There are many halakhot (laws), minhagim (customs) and aggadot (non-legal points statements) that view gentiles in a negative light.
Looking at Judaism to the historical reality in which it developed, this is understandable. In the Bible, the Israelites were the only monotheists, and were surrounded by people who hated them. Israelites suffered near-genocidal wars against them. As such, the Bible’s polemics against pagans are completely understandable. There are no Biblical racist attacks against all non-Jews in general, God is clearly described as a God of all people, but polemics against pagans are clearly there.
This carries over into the classic works of rabbinic Judaism: the Mishnah, the two Talmuds, and the various Midrash compilations. The rabbis writing during this era (200 BCE to 800 CE) were surrounded by people who hated them. This includes what we see in the writings of the Church Fathers : anti-Semitic diatribes that are so specific and violent, they have incited followers to murder Jews in the name of the Church for nearly two millennia. As such, it is not surprising that classical rabbinic literature has polemics against not only pagans, but against Christians, – nearly all of whom, at the time followed the teachings of the Church Fathers. Jews knew of no gentile society in which we were treated as equals, as human beings.
During the Golden Age of Jewish life on the Iberian peninsula (700 CE to 1100 CE) , while not ideal, there were some sustained periods of tolerance and intellectual respect by both Christians and Muslims towards Jews. In this age and region, Jews, Christians and Muslims occasionally worked, traded and intellectually sparred together in a way not to be seen again until The Enlightenment (18th century Europe and America)
Since the The Enlightenment, Jews have lived more often in communities where non-Jews treated Jews as equals, as human beings. Modern liberals do need to “check their privilege”, as the saying goes, because even then, Europe teetered from there towards the Holocaust, and large pockets of anti-Semitism are still flaming up across Europe, America, and the middle-east. The majority of non-Jews still do not treat Jewish people as equal, even to the point of denying Jewish people the right to exist as a free people, within safe borders, in their indigenous homeland, the land of Israel (yes, anti-Zionism is anti-Semitism.)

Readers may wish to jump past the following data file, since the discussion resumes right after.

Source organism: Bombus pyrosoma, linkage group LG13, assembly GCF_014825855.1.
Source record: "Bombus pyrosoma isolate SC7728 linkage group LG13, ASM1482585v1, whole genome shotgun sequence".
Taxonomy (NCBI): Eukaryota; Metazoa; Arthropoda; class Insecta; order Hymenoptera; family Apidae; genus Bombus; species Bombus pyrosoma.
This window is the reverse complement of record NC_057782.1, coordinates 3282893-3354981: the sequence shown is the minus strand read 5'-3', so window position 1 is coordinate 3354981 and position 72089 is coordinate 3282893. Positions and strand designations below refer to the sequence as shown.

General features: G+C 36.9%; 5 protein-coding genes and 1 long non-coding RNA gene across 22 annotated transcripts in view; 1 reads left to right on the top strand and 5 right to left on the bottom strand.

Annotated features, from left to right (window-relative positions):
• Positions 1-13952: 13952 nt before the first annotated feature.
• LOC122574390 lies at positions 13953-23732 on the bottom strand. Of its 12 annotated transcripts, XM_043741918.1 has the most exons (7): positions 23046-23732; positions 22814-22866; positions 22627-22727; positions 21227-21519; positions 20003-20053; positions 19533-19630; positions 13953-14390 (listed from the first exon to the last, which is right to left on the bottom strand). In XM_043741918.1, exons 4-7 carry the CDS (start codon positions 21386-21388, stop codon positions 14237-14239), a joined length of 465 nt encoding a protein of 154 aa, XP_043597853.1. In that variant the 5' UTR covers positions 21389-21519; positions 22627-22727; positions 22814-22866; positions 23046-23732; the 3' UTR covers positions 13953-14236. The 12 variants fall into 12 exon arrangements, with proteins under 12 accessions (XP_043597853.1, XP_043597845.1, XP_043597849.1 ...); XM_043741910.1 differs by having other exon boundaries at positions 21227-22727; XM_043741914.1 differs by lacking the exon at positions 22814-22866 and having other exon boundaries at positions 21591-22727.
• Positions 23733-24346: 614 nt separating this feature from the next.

So where does that leave us today? If you are traditionally observant, the codes of Jewish law do not always have us treat non-Jewish people with respect. There are aggadot, non-legal midrashim, which view non-Jewish people as having essentially no purpose, other than the value they have of potentially serving Jewish people in some way. In historical context, this view is less dangerous and violent than the 2,000 years of gentile calls for Jewish submission, conversion or extermination! Yet it certainly is inconsistent with today’s liberal views of equality (at least, among the few people today who actually are tolerant to all, including to Jewish people.)
There is little that we can do to change the behavior of those who treat us disrespectfully. But we can change our interpretations of these classical rabbinic texts, so that at least we can say : being a light unto the nations means treating and talking about others should be done in the same way that we’d have others treat us. This is the golden rule of Rabbi Hillel.
Rabbi Dr. Nathan Lopes Cardozo, has written articles (How Halakha Must Transcend Itself) on this topic. He grew up in an environment in which non-Jewish people treated Jews as equals, actually married Jews, and most amazingly, in which people who were not halakhically Jewish even considered themselves to be in some way part of the Jewish people! But upon becoming strictly religious, perhaps ultra-Orthodox, the young Nathan Cardozo, found that he had to treat non-Jewish people in a way that hurt their feelings, a way that only caused people to move apart, instead of together, and which exposed some bigoted feelings among some in the Jewish community This episode had a great effect on the progressive Orthodox rabbi that Nathan Cardozo would later become.
Historical context allows us to understand why the ultra-Orthodox take so seriously the aggadot that describe gentiles in a dismissive light. But at the same time, two wrongs do not make a right. Many of us live in a world where non-Jewish people treat us as equals, and so it is incumbent upon us to interpret our own traditions in a way that speaks to the common equality and decency of all humanity.
As such, I would like to recommend reading this piece by Rabbi Cardozo.
I should point out that his piece is aimed at an Orthodox Jewish audience; the changes in teaching and practice that he is proposing have, in practice, largely already been adopted by those in the Conservative & Masorti Jewish communities (see for example the works of Rabbi Elliot N. Dorff, and the responsa of the Committee on Jewish Law and Standards)